WHAT IS RETAIL DISCLOSURE?
“Retail disclosure” is a catch-all term for the very wide range of regulatory provisions that require firms to provide information to their clients. Amongst other things, these information requirements cover the features of individual products, warnings about particular areas of risk, the details of a firm’s charges, the terms on which a firm provides its services and reports on assets and cash held for clients.
WHY IS RETAIL DISCLOSURE IMPORTANT?
The material that PIMFA members provide on investment services and products is key to ensuring that consumers can make informed decisions about which services and products to use and assess whether those services and products are continuing to meet their needs over time.
In addition, disclosure places significant resource and cost burdens on firms because much of the information that they are required to provide is detailed, reliant on third-party data and complex to calculate.
HAS THE RETAIL DISCLOSURE REGIME DELIVERED?
There is a widespread view that regulatory disclosure requirements have resulted in consumers being overwhelmed with information that leaves them feeling more daunted than informed. Many of the disclosures that firms are obliged to provide are too long, too detailed and too complex to meet consumer needs.
Having concluded that elements of the UK disclosure regime do not work, the Government has decided to revoke the PRIIPs product disclosure regime inherited from Europe and to create a new UK-specific set of rules, our “PRIIPs” material provides further information. In addition, HM Treasury has set the FCA on the path of thinking about UK retail disclosure more broadly.
WHAT DOES THE RETAIL DISCLOSURE REVIEW AIM TO DO
In its December 2022 consultation on PRIIPs, HM Treasury sets out a number of principles that should guide development of a new UK retail disclosure regime. The new regime should:
- ensure that consumers have access to clear and useful information to make evidence-based decisions for their prospective investments;
- ensure that the disclosure that consumers receive is proportionate to the risk that they are taking in purchasing an investment and the complexity of the decision that they are making; and
- provide additional choice for retail investors and reduce burdens for firms.
WHAT NEXT FOR THE RETAIL DISCLOSURE REVIEW?
The FCA’s DP22/6 (Future Disclosure Framework) is driven by HM Treasury’s consultation on PRIIPs and by the principles that it has set for a broader review of UK retail disclosure. The FCA states that its aim is to develop “a flexible regime that reduces detailed disclosure rules”. DP22/6 is framed as a series of high-level questions about the likely effectiveness and practicability of various disclosure features. Although it contains no specific policy proposals, it seeks views on enhanced flexibility, proportionality, use of plain language, using digital media to enhance disclosure effectiveness and the creation of tailored and layered disclosures.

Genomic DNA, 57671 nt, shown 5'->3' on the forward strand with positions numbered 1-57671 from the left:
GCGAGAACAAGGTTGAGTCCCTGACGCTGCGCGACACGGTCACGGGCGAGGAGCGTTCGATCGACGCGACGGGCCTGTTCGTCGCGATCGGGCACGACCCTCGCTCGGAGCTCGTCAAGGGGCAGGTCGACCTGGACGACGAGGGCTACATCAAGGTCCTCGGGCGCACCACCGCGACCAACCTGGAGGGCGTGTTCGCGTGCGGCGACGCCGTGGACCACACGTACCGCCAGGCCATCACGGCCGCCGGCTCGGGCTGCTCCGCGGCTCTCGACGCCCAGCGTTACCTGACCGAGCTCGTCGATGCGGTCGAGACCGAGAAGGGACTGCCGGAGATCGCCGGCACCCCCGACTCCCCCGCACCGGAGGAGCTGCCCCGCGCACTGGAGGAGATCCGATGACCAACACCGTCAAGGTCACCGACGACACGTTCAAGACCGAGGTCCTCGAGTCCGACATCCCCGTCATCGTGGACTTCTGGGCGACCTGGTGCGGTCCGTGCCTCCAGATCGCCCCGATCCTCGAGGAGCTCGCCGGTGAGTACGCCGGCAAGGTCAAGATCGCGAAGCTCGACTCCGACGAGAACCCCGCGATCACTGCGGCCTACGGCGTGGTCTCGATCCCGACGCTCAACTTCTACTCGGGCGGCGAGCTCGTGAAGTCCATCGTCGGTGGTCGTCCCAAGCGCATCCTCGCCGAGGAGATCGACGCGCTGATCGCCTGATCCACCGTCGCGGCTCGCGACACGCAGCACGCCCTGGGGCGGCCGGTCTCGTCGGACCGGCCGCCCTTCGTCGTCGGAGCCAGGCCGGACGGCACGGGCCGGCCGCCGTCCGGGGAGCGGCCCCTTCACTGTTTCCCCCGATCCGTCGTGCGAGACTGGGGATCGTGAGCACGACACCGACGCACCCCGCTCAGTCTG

PIMFA’S POSITION ON THE RETAIL DISCLOSURE REVIEW?
PIMFA has previously made HM Treasury aware of the excessive amounts of information that firms are obliged to provide to their clients. Following on from this, PIMFA’s response to DP22/6 suggests that the focus of the FCA’s review must be on the broader purpose of disclosure and on what it can realistically be expected to achieve. As well as responding to the FCA’s questions about specific disclosure features, PIMFA ‘s response calls on the FCA, working with HM Treasury, to:
- reduce the weight placed upon disclosure as regulatory tool, recognising both low levels of consumer engagement and low levels of financial literacy/numeracy in the adult population;
- reduce the range of assets subject to any post-PRIIPs product regime by excluding assets such as retail bonds and convertibles and focussing on mass market products such as funds;
- take advised business out of the post-PRIIPs product regime, relying instead on the suitability letter to provide consumers with information that is tailored to their needs and circumstances;
- develop “headline” disclosures that are short and pithy, focussing on “The [X] things you need to know about this product before buying ….”;
- publish a coherent programme for reviewing retail disclosure across-the-board – not just PRIIPs but all rules requiring information to be provided to clients under MiFID, IDD, DMD etc.; and
- create a central Retail Disclosure sourcebook in the FCA Handbook, making it easier for firms to identify and comply with the wide range of rules relating to information provision.
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Lead Regulatory Policy Adviser
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